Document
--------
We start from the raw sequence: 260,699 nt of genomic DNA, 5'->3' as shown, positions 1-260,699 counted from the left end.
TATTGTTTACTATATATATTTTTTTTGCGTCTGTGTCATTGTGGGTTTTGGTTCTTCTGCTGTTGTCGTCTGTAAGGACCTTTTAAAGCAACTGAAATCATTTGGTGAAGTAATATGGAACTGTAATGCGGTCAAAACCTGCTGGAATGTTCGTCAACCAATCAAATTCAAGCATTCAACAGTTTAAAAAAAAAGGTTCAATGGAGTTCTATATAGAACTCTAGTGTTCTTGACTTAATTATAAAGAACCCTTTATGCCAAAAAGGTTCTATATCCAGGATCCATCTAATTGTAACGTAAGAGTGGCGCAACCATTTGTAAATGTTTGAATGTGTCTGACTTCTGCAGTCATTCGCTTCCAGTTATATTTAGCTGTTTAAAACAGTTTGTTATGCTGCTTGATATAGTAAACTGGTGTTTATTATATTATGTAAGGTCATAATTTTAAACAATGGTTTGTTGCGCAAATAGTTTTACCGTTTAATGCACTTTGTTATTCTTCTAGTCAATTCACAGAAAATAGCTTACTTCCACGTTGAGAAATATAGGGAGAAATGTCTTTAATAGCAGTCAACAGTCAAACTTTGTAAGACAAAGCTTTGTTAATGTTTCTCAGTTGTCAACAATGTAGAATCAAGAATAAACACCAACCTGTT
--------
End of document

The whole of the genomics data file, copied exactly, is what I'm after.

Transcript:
We start from the raw sequence: 260,699 nt of genomic DNA, 5'->3' as shown, positions 1-260,699 counted from the left end.
TATTGTTTACTATATATATTTTTTTTGCGTCTGTGTCATTGTGGGTTTTGGTTCTTCTGCTGTTGTCGTCTGTAAGGACCTTTTAAAGCAACTGAAATCATTTGGTGAAGTAATATGGAACTGTAATGCGGTCAAAACCTGCTGGAATGTTCGTCAACCAATCAAATTCAAGCATTCAACAGTTTAAAAAAAAAGGTTCAATGGAGTTCTATATAGAACTCTAGTGTTCTTGACTTAATTATAAAGAACCCTTTATGCCAAAAAGGTTCTATATCCAGGATCCATCTAATTGTAACGTAAGAGTGGCGCAACCATTTGTAAATGTTTGAATGTGTCTGACTTCTGCAGTCATTCGCTTCCAGTTATATTTAGCTGTTTAAAACAGTTTGTTATGCTGCTTGATATAGTAAACTGGTGTTTATTATATTATGTAAGGTCATAATTTTAAACAATGGTTTGTTGCGCAAATAGTTTTACCGTTTAATGCACTTTGTTATTCTTCTAGTCAATTCACAGAAAATAGCTTACTTCCACGTTGAGAAATATAGGGAGAAATGTCTTTAATAGCAGTCAACAGTCAAACTTTGTAAGACAAAGCTTTGTTAATGTTTCTCAGTTGTCAACAATGTAGAATCAAGAATAAACACCAACCTGTT